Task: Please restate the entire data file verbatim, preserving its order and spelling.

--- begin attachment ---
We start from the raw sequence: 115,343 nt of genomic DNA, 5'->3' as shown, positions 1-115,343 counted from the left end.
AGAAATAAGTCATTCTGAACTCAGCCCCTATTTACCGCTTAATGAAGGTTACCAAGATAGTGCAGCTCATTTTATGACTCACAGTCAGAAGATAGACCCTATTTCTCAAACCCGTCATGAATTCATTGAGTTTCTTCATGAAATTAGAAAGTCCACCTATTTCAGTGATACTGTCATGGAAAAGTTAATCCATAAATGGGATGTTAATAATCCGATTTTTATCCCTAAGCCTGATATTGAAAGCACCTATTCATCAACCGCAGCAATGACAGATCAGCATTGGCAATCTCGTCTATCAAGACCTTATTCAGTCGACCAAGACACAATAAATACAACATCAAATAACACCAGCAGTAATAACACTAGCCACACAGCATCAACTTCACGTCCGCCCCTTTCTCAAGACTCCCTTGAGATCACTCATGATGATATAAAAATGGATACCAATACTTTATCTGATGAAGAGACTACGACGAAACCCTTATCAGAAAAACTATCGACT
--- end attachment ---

We start from the raw sequence: 115,343 nt of genomic DNA, 5'->3' as shown, positions 1-115,343 counted from the left end.
AGAAATAAGTCATTCTGAACTCAGCCCCTATTTACCGCTTAATGAAGGTTACCAAGATAGTGCAGCTCATTTTATGACTCACAGTCAGAAGATAGACCCTATTTCTCAAACCCGTCATGAATTCATTGAGTTTCTTCATGAAATTAGAAAGTCCACCTATTTCAGTGATACTGTCATGGAAAAGTTAATCCATAAATGGGATGTTAATAATCCGATTTTTATCCCTAAGCCTGATATTGAAAGCACCTATTCATCAACCGCAGCAATGACAGATCAGCATTGGCAATCTCGTCTATCAAGACCTTATTCAGTCGACCAAGACACAATAAATACAACATCAAATAACACCAGCAGTAATAACACTAGCCACACAGCATCAACTTCACGTCCGCCCCTTTCTCAAGACTCCCTTGAGATCACTCATGATGATATAAAAATGGATACCAATACTTTATCTGATGAAGAGACTACGACGAAACCCTTATCAGAAAAACTATCGACT